Tuesday, 15 May 2007
I went backstage at the Natural History Museum last Thursday (10th May) to check out the Bate Collection, a dawn of the twentieth century collection of the remains of the pygmy elephants that used to inhabit the islands of the Meditarranean. We reckon they were about three foot at the shoulder, and the babies may have been the size of large cats.
I was researching for a future Fortean Times feature on pygmy elephants, including reports of living ones in Kerala State, India, and Congo Brazaville. Victoria Herridge, who's studying the evolutionary biology of dwarf elephants and who was my guide to the Bate Collection, was surprisingly unbothered at the suggestion of living very small elephants out in the Congo, saying that we know so little about the forest elephants that live there, they're retiring, they live in the deep forest, there are wars going on there, nobody can get out there, so she felt it was quite possible. She added that there is a big known size range in known living species of elephant anyway.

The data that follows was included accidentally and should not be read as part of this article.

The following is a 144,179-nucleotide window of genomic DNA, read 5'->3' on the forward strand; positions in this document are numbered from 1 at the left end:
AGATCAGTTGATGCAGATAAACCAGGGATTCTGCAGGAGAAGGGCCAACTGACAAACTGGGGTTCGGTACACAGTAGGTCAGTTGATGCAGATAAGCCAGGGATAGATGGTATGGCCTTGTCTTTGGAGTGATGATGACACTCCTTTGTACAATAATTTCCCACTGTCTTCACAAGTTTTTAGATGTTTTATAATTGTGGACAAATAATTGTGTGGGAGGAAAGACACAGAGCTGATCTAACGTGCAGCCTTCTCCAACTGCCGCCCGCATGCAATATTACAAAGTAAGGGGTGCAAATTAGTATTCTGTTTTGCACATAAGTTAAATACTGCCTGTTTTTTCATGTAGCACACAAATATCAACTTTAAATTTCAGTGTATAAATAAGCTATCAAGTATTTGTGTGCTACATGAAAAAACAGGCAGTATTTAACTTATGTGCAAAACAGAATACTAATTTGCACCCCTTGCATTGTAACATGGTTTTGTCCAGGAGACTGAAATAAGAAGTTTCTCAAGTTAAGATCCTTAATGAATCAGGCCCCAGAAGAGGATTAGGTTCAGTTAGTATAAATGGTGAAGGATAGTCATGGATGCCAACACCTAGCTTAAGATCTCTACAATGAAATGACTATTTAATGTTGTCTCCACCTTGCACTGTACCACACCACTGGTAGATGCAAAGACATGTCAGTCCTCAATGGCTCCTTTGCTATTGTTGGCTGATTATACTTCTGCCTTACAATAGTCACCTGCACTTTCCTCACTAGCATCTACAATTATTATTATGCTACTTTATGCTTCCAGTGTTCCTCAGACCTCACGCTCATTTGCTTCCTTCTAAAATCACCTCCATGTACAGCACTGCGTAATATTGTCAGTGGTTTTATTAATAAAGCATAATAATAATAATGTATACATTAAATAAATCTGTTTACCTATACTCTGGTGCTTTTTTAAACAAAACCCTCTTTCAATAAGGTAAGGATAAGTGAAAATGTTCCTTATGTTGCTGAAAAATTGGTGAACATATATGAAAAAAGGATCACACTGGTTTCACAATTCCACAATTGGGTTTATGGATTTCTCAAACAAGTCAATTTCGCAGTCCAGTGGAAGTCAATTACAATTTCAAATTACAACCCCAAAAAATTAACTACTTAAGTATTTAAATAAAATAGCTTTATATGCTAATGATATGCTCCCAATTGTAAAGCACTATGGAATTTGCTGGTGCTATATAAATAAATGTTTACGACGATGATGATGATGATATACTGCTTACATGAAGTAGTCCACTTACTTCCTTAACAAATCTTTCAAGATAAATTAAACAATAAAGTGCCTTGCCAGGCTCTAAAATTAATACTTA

The article will be out sometime this year hopefully, and in the event of any speakers dropping out of the Centre for Fortean Zoology's Weird Weekend conference this August, I am on the substitute bench to deliver a talk on this myself.
The pictures show an adult tooth of elephas antiqus falconeri from Cyprus (by comparision, modern African elephant cheek teeth are well over a foot long, the "Micromammals" label on the drawer in which specimens are kept, and an open drawer of Cypriot adult pygmy elephant teeth. We saw a fossil "milk tusk" -baby elephants have an early set of tusks that they shed. The pygmy milk tusk was about the size of one of those short pencils you get in IKEA.
My pictures are rubbish compared to those of my colleague Isabelle Merimond, a pro, whose much better pics will illustrate the feature.